Charities around Australia are highly reliant on donations and bequeaths to keep their programs running – with a significant proportion of their funding coming from trusts.
However, the question of whether a trustee of a discretionary or testamentary trust can make a distribution to a particular charity can actually be quite difficult for the trustee to resolve if the trust deed includes exclusionary clauses to prevent it from becoming subject to foreign surcharges. This is becoming more and more relevant for proper establishment and administration given that foreign surcharges (if they apply), generally more than double the duty or land tax otherwise payable. For those jurisdictions which look to potential beneficiaries (New South Wales, Victoria and Tasmania), for which the trust deed has an exclusionary clause, it could be difficult, if not impossible, for a trustee to determine whether a charity is a “foreign person”, particularly if the charity is in the form a trust.
How can this be? Well, particularly for New South Wales, the legislation heavily borrows concepts from the Foreign Acquisitions and Takeovers Act 1975 (Cth) (“FATA”), including the definition of “foreign person” with some stated modifications set out in section 104J(2) of the Duties Act 1997 (NSW) (“NSW Duties Act”).
The definition of “foreign person” in the FATA does not exclude foreign charities.
Rather, the FATA excludes its operation through another mechanism, being regulation 35(1)(d) of the Foreign Acquisitions and Takeovers Regulation 2015 (Cth) (“FATA Regulations”), which applies to a charity “operating in Australia for the benefit of persons ordinarily resident in Australia”. That is, it goes to the purpose of the charity which is usually publically available information, and not the ownership structure of the charity, or the extent to which the charity (for example, through its own wide class of beneficiaries) can have a “foreign person” as a potential beneficiary, which then causes the charity to be a “foreign person” for the purposes of the NSW Duties Act and Land Tax Act 1956 (NSW). In such a case, unbeknownst to the trustee, the charity is an excluded beneficiary due to the exclusionary clause required of the New South Wales legislation.
The perverse outcome of all this is that a trustee could unwittingly cause a breach of trust because the exclusionary clause (which is required by the New South Wales legislation – and soon to be required to be irrevocable) prevents the trustee from making the distribution in the first place because the charity is nonetheless a “foreign person” under the NSW legislation.
Example 3 in Commissioner’s Practice Note CPN 004 (“Practice Note”) provides comfort that inclusion of such a beneficiary does not cause the trust to become a “foreign person” for the purposes of administering the NSW surcharges. However, the Practice Note does not cure the breach of trust. Rather, unless the exclusionary clause extends to Commissioner’s practice (and not just the law), this is a very real potential outcome. While the solution might be to do just that (ie extend the meaning of “foreign person” to include administrative practice), it is always a nervous adviser who builds in such administrative practices into a document (being practices and interpretation which can be changed without the will of Parliament) as important as a trust deed.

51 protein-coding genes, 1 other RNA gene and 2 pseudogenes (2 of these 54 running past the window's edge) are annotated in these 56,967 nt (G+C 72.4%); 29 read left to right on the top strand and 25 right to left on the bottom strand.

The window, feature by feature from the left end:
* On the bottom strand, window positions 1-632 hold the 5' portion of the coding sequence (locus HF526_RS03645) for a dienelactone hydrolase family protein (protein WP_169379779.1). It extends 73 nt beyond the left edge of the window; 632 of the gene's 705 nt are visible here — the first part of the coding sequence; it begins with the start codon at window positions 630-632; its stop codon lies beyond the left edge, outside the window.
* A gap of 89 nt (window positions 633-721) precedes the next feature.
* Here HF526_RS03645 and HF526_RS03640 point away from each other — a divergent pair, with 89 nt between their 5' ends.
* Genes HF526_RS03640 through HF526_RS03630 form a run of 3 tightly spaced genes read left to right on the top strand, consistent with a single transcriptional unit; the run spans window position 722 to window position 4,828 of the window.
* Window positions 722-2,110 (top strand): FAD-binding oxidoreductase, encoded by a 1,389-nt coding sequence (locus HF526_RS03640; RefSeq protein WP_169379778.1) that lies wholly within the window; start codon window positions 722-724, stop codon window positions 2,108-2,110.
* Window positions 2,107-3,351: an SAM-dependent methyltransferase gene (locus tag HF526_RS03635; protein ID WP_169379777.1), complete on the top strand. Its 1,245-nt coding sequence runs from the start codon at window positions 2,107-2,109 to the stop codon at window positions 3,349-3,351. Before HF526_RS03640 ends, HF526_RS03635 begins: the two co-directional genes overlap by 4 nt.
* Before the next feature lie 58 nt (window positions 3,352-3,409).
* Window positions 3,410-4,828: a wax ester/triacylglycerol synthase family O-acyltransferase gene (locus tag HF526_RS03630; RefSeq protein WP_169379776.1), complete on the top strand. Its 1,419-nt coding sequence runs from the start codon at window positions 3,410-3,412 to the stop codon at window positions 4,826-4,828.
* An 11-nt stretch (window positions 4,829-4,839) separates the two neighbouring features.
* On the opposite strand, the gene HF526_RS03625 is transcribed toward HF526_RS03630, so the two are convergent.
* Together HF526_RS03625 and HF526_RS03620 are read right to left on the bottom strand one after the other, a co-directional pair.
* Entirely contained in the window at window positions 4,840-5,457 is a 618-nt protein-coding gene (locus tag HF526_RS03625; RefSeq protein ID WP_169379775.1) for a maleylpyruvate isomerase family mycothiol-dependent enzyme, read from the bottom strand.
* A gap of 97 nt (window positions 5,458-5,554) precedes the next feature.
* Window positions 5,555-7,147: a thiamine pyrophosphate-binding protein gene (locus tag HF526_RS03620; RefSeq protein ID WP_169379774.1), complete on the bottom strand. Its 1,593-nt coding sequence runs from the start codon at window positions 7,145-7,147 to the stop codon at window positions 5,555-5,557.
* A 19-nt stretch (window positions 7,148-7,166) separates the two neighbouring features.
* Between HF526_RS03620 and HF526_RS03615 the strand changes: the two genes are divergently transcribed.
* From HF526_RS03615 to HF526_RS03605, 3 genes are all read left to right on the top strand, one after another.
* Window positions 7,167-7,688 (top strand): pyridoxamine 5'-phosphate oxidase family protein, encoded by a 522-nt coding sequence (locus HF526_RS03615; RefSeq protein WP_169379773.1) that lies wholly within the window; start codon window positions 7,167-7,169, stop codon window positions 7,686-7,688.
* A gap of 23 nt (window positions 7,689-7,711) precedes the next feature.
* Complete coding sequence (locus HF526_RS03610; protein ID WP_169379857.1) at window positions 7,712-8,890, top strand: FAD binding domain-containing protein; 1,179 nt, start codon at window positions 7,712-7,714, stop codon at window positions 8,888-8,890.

Indeed, if such administrative practice merely lives on the revenue office website (for example, the “practical approach” adopted by the Victorian State Revenue Office (“SRO”) until now), it can disappear or change at any time, as it did on 5 February 2020 when the SRO announced the end of the “practical approach”. Proving what was on a website historically is an added difficulty for a trustee or taxpayer.
Speaking of Victoria, the same outcome for charities may also become problematic in Victoria and Tasmania (if not already), who also extend the foreign person test to potential beneficiaries, but without equivalent published guidance similar to the Practice Note. That is, amending and establishing trusts to prevent Victorian and Tasmanian surcharges from applying could unwittingly be putting the trustee at risk.
The “fix” seems simple enough, being to amend the state tax legislation to specifically exclude an entity under regulation 35(1)(d) of the FATA Regulations from the definition of foreign person (or equivalent), which would clearly be consistent with New South Wales Government policy as set out in the Practice Note.
To put this in another context, a charity who is a “foreign person” would not itself be subject to surcharges if it is exempt. However, the ability for a trustee to make a distribution to that same charity would cause that trust to become foreign, and for the trust to be burdened by surcharges. Perhaps a fairer test would be to allow distributions to a charity (regardless of foreign person status) if it is tax exempt, which is also publically available information. It would also be much easier for a trustee to administer the trust with certainty.
Until then, unfortunately, these are things a prudent trustee should properly consider if it is administering a trust which has a relevant surcharge exclusionary clause.
Dealing with property owned in discretionary trusts and foreign surcharges?
Following from the Victorian State Revenue Office (SRO) announcement that it is removing its “practical approach” for not assessing discretionary trusts as foreign persons effective 1 March 2020, it has become clear how complicated the differing surcharge rules are making the establishment and administration of discretionary and testamentary trusts.